Associate Head and Associate Professor
Building & Room:
601 S Morgan St.
Nasser Mufti’s research and teaching focuses on nineteenth century British and postcolonial literature, as well as critical and political theory. He is especially interested in literary approaches to the study of nationalism. His first book, Civilizing War: Imperial Politics and the Poetics of National Rupture (Northwestern University Press, 2017) (online version and PDF) argues that narratives of civil war energized and animated nineteenth-century British imperialism and decolonization in the twentieth century. The conceptual core of the book adapts a famous phrase of Benedict Anderson to asks what it means to “un-imagine” community, while its historical arc tracks the shifts in narratives of civil war from the Victorian period to the age of decolonization to the contemporary refugee crisis. Where once the narratives of civil war were directed internally at metropolitan society, today they are directed exclusively outwards at the Global South and provide the basis for liberal-humanitarian interventionism. Civilizing War was winner of the 2019 Gustave O. Arlt Award, and runner-up for the 2020 Sonya Rudikoff First Book Prize.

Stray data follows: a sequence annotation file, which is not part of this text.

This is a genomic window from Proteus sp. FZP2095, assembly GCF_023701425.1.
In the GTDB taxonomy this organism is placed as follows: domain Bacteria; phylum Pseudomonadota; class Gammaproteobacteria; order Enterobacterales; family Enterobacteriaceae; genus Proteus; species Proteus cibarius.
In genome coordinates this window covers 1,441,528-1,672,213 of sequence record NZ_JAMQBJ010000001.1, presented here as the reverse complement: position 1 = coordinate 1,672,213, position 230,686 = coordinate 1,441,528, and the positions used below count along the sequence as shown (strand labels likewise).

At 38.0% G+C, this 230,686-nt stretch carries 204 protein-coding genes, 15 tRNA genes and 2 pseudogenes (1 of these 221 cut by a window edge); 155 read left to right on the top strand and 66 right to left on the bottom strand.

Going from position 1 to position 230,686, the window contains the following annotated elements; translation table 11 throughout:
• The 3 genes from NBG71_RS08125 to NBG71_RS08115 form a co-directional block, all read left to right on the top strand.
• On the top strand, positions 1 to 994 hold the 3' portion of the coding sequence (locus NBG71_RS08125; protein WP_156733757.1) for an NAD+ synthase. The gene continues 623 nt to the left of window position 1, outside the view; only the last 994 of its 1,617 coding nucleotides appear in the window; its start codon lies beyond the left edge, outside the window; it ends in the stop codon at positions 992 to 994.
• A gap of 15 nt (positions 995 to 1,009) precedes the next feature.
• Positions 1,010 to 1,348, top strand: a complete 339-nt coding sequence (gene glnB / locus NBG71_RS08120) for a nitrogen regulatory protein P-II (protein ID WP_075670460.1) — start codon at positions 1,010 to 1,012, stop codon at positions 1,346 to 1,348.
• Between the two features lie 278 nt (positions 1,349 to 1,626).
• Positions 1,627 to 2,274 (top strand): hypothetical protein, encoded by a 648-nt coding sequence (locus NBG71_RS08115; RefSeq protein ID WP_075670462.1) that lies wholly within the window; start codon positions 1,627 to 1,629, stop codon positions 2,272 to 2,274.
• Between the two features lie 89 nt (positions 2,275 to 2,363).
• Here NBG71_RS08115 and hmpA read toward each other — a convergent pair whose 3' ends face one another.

He is now pursuing two research tracks. The first considers the relation between anticolonial thought and nineteenth century British culture, with a particular focus on theories of hero-worship and the historical novel. The second, tentatively titled “Colonia Moralia,” examines the dialectics of postcolonial Enlightenment through comparative readings of T.W. Adorno and V.S. Naipaul.
His work has appeared in The Journal of Narrative Theory, NOVEL, Nineteenth Century Literature, Victorian Literature and Culture, Victorian Studies, b2o: An Online Journal, Modernism/Modernity, and South Asian Review.